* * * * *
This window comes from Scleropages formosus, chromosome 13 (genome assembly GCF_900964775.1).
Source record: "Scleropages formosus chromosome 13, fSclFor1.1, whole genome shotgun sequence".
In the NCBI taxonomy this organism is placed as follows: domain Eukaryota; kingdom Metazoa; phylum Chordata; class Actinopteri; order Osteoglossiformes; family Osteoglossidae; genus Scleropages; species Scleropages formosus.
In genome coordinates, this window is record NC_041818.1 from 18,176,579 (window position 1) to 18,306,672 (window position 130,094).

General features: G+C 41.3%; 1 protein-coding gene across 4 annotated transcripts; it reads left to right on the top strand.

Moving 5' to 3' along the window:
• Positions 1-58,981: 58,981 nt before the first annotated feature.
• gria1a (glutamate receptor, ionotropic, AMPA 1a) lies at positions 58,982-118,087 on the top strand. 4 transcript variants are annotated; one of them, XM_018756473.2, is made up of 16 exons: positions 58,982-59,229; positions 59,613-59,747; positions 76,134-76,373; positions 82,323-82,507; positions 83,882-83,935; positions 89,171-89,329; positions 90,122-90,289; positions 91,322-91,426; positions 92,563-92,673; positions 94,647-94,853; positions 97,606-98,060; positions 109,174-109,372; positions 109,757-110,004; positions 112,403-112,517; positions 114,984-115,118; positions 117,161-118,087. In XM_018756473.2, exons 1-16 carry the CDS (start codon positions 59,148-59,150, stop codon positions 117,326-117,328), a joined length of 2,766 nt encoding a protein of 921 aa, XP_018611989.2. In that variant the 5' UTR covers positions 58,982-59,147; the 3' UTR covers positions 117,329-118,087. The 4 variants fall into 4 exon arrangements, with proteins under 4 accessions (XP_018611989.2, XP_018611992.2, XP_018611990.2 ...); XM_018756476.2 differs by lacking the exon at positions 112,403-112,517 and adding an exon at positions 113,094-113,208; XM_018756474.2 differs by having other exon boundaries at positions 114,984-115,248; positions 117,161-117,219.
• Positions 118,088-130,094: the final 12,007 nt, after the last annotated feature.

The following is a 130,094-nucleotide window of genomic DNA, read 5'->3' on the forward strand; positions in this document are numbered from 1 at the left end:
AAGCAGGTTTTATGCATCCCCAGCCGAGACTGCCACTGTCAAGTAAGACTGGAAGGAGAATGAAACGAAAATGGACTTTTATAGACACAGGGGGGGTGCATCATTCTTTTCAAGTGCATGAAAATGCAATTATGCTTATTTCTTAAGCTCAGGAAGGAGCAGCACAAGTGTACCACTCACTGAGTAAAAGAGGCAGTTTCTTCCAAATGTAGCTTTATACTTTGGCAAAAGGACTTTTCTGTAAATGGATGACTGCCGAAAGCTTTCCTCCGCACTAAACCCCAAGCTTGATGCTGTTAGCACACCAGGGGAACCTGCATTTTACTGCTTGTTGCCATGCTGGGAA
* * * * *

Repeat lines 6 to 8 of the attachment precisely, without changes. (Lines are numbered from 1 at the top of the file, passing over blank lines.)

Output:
Moving 5' to 3' along the window:
• Positions 1-58,981: 58,981 nt before the first annotated feature.
• gria1a (glutamate receptor, ionotropic, AMPA 1a) lies at positions 58,982-118,087 on the top strand. 4 transcript variants are annotated; one of them, XM_018756473.2, is made up of 16 exons: positions 58,982-59,229; positions 59,613-59,747; positions 76,134-76,373; positions 82,323-82,507; positions 83,882-83,935; positions 89,171-89,329; positions 90,122-90,289; positions 91,322-91,426; positions 92,563-92,673; positions 94,647-94,853; positions 97,606-98,060; positions 109,174-109,372; positions 109,757-110,004; positions 112,403-112,517; positions 114,984-115,118; positions 117,161-118,087. In XM_018756473.2, exons 1-16 carry the CDS (start codon positions 59,148-59,150, stop codon positions 117,326-117,328), a joined length of 2,766 nt encoding a protein of 921 aa, XP_018611989.2. In that variant the 5' UTR covers positions 58,982-59,147; the 3' UTR covers positions 117,329-118,087. The 4 variants fall into 4 exon arrangements, with proteins under 4 accessions (XP_018611989.2, XP_018611992.2, XP_018611990.2 ...); XM_018756476.2 differs by lacking the exon at positions 112,403-112,517 and adding an exon at positions 113,094-113,208; XM_018756474.2 differs by having other exon boundaries at positions 114,984-115,248; positions 117,161-117,219.